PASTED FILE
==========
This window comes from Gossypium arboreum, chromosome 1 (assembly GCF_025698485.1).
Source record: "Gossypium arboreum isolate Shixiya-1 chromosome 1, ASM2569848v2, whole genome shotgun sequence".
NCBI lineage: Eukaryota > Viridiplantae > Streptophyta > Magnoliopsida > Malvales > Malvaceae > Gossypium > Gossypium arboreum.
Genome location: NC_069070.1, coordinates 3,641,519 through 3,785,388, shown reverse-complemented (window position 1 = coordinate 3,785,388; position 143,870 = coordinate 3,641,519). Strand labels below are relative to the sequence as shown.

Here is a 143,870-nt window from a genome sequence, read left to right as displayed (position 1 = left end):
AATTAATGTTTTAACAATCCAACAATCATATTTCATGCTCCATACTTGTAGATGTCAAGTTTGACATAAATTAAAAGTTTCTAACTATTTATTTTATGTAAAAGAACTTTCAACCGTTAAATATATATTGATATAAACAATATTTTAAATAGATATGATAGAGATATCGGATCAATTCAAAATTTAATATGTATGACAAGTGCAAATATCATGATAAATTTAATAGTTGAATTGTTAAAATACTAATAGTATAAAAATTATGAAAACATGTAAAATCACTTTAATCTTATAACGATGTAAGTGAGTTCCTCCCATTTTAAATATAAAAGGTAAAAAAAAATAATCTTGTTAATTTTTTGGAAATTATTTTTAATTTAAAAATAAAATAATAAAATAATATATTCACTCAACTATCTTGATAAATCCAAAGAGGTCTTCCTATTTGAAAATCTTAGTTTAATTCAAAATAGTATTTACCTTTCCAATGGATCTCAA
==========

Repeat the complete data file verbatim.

This window comes from Gossypium arboreum, chromosome 1 (assembly GCF_025698485.1).
Source record: "Gossypium arboreum isolate Shixiya-1 chromosome 1, ASM2569848v2, whole genome shotgun sequence".
NCBI lineage: Eukaryota > Viridiplantae > Streptophyta > Magnoliopsida > Malvales > Malvaceae > Gossypium > Gossypium arboreum.
Genome location: NC_069070.1, coordinates 3,641,519 through 3,785,388, shown reverse-complemented (window position 1 = coordinate 3,785,388; position 143,870 = coordinate 3,641,519). Strand labels below are relative to the sequence as shown.

Here is a 143,870-nt window from a genome sequence, read left to right as displayed (position 1 = left end):
AATTAATGTTTTAACAATCCAACAATCATATTTCATGCTCCATACTTGTAGATGTCAAGTTTGACATAAATTAAAAGTTTCTAACTATTTATTTTATGTAAAAGAACTTTCAACCGTTAAATATATATTGATATAAACAATATTTTAAATAGATATGATAGAGATATCGGATCAATTCAAAATTTAATATGTATGACAAGTGCAAATATCATGATAAATTTAATAGTTGAATTGTTAAAATACTAATAGTATAAAAATTATGAAAACATGTAAAATCACTTTAATCTTATAACGATGTAAGTGAGTTCCTCCCATTTTAAATATAAAAGGTAAAAAAAAATAATCTTGTTAATTTTTTGGAAATTATTTTTAATTTAAAAATAAAATAATAAAATAATATATTCACTCAACTATCTTGATAAATCCAAAGAGGTCTTCCTATTTGAAAATCTTAGTTTAATTCAAAATAGTATTTACCTTTCCAATGGATCTCAA